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Disclosing Your Business Idea

As an entrepreneurship professor, I work closely with students to develop their business plans, models, etc.  One commonality that I find among young, aspiring entrepreneurs is their reluctance to share their business idea with others.  This protective inclination does not surprise me, as many students are worried about someone stealing their idea. Unfortunately, this is not always the best approach to take.


Aspiring entrepreneurs often face this difficult decision early in the life of their startup.  Letting people know about your business idea is a great way to conduct primary research on the demand and appeal of the idea.  Likewise, there may be a strategic advantage to disclosing your idea later in the development stage. Nonetheless, my students fears may be well founded. Disclosing one’s idea to the world runs the risk that an opportunist who will steal your business idea.  Below are some advice and considerations on When, How, To Whom and Why to disclose your business idea.


Overview of Disclosing Your Business Idea or Concept

You may have heard the logic that you shouldn’t worry about disclosing your idea, because nobody is willing to do the work to steal it.  This common refrain emphasizes the fact that entrepreneurship is 99% about personal drive. The vast majority of people, even if you make them aware of your idea or concept, don’t have the drive to turn a concept or idea into a viable product or service business. To give the aspiring business planner greater comfort, those who have the drive often lack the knowledge and means to even get started. Despite the existence of these safeguards against plan thieves, there are situations where the entrepreneur should protect his or her idea or concept from disclosure.


While most people will not or do not have the ability to exploit your idea, there are others who are well equipped and actually prone to take advantage of new ideas.  For example, you wouldn’t want to announce your big idea to a company that manufactures or deals in similar products or services.  Such a business or individual may be strategically situated to capitalize on your idea.  In fact, they may have the subjective intent to search out new ideas to implement – regardless of the origin.  So there is a need to strike a balance between bragging to the world about how you are going to be rich and successful and huddling in a corner like Gollum and his precious. I hope you pick up the Lord of the Rings reference.


A good rule to follow is to disclose your idea to others only when it offers some practical advantage to your idea development or business formation.  Disclosing information early in the idea phase can help the entrepreneur to develop the idea in a way that addresses the trust need or want of the public.  This step is often absolutely critical in assessing the potential of the idea to develop into a profitable venture.

You may also need to disclose your idea at a latter stage in the business development as part of a deal or negotiation.  As an entrepreneur you will rely on lots of people (suppliers, lenders, service contractors, employers, etc.) to develop and carry out your business operations.  This reliance generally comes on the heals of negotiation to establish that relationship.  Certain aspects of your idea will necessarily be disclosed.  In such situations it is important to measure and record the specific information that is disclosed. The key to enforcement of any agreement or understanding is through documentation.  Likewise, documenting the amount of information that you transmit to a third party may serve to protect your idea from intellectual property theft or competition later.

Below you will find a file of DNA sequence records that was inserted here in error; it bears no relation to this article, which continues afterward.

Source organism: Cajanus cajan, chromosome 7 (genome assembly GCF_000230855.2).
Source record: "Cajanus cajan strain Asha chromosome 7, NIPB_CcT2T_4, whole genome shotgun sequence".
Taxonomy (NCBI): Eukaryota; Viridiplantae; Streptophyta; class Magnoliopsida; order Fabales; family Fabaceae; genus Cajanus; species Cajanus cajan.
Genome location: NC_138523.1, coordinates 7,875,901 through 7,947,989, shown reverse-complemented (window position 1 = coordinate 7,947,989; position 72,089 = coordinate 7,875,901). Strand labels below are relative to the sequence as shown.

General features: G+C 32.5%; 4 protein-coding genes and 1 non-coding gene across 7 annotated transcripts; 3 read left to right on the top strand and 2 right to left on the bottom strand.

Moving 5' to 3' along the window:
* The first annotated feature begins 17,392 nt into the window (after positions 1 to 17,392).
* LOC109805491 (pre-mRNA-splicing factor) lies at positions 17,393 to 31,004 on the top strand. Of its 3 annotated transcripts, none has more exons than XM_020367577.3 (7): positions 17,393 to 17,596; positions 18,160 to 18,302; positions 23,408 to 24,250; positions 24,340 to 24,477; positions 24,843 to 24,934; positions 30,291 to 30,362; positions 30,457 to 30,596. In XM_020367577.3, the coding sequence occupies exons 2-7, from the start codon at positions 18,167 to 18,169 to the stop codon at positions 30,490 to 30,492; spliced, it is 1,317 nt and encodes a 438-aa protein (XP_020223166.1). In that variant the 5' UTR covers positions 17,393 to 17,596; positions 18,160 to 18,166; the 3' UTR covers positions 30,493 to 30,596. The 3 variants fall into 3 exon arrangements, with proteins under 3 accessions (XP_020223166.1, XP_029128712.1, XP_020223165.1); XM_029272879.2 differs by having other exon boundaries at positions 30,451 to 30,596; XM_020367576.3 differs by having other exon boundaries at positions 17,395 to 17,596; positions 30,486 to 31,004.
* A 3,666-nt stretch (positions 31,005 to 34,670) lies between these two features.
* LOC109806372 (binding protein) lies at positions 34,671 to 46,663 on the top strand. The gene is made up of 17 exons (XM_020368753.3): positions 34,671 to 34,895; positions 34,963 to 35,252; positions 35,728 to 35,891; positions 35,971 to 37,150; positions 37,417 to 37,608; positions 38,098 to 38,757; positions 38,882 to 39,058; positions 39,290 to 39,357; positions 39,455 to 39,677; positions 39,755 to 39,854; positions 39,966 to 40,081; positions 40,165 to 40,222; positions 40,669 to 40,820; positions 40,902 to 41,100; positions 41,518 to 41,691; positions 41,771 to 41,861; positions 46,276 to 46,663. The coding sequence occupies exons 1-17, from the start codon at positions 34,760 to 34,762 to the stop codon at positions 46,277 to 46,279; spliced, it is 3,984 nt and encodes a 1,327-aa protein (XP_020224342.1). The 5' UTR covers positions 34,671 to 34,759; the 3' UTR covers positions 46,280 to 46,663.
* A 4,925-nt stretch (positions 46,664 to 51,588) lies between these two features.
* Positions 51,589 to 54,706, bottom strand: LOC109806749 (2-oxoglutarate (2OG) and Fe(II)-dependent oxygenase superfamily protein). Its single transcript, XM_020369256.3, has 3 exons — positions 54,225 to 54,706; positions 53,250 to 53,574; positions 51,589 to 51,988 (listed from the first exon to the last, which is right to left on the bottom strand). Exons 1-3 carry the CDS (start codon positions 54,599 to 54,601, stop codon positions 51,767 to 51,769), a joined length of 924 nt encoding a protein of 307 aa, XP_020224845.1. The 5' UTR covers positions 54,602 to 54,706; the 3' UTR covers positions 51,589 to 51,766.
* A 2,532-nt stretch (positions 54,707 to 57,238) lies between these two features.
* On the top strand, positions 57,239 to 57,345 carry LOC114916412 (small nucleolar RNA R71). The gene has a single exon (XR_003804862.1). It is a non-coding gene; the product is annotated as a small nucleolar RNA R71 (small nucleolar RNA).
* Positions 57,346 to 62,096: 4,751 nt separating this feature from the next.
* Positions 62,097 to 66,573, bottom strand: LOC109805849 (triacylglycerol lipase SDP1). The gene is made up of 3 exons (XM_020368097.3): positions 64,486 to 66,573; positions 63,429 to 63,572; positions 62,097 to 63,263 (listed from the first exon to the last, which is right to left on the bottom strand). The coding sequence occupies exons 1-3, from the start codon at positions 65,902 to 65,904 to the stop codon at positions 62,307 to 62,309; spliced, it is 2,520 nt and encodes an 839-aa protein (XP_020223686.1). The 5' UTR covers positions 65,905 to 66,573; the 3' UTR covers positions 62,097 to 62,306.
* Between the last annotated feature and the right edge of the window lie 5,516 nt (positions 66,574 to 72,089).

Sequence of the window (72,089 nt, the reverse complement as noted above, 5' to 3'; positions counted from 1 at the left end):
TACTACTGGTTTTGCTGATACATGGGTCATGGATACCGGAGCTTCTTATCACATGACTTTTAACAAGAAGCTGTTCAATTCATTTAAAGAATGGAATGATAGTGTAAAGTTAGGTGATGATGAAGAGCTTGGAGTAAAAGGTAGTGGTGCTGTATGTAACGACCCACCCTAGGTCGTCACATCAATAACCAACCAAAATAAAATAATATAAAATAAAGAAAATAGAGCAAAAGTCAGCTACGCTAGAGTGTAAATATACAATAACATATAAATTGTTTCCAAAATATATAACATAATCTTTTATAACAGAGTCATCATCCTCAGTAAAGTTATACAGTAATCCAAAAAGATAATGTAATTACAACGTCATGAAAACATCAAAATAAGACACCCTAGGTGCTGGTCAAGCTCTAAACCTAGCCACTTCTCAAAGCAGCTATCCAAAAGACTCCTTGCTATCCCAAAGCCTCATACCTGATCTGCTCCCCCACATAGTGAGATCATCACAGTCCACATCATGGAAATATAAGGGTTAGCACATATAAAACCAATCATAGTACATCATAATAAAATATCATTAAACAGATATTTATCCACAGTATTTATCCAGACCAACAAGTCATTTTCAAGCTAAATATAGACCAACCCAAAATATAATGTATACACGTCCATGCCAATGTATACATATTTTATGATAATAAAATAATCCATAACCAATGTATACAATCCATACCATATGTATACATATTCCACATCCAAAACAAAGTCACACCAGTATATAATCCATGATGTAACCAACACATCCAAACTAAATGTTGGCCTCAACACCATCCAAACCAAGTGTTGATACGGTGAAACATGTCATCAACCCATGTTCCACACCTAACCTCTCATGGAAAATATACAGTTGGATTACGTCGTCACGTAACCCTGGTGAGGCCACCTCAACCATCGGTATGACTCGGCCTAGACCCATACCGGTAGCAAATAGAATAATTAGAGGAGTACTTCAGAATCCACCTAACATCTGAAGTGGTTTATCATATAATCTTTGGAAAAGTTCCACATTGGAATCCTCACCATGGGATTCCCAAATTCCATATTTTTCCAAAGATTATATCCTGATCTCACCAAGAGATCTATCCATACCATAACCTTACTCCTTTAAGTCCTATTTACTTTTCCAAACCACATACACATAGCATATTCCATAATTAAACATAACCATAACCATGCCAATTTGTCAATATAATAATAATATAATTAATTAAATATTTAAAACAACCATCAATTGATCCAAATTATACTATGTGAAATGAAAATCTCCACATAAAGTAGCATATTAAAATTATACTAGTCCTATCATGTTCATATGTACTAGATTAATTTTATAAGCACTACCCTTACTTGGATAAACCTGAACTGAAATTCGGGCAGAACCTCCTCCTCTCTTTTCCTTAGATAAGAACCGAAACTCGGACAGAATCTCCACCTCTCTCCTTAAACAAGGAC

There may also be numerous ways in which to selectively disclose your product or idea to gain a strategic advantage.  Examples of strategic advantage is disclosing your idea in order to solicit strategic partnerships with other businesses.  Another example would be to disclose portions of your idea to creation marketing buzz around your business.

One important thing to remember is that you can disclose information to the extent you are able to protect your interest.  If you hold a federal patent, copyright, or  trademark on your idea or business concept, then you are better protected than if you are relying on general common law principles of ownership.  These property rights can be used as much as a sword as a shield. Any infringement on the rights that you have in an idea or concept may give rise to a cause of action against that person.

Aside from legal protection, trust is the next best layer of idea protection. This principle holds true in any relationship that requires the need to disclose a guarded business idea or concept.  Obviously, some relationships will be less worthy of trust than others.  You wouldn’t discuss your business idea with a known competitor without having significant protections in place.  However, you may feel comfortable disclosing your idea to suppliers who will supply the components or resources necessary to carry out or bring about the idea.  The concept is completely subjective and any generalities should be ignored. Only you can assess who is worthy of your trust and who you should keep at arms length.

Bottom line, always be cautious when broadcasting your business idea to the world early in the development.  Your ability to laud your concept will come as you develop the idea and establish some form of protection, such as a patent or other competitive advantage factor.  Follow the above advice and best wishes on your venture.


The Business Professor

The Business Professor provides free business and legal resources for entrepreneurs and small businesses.

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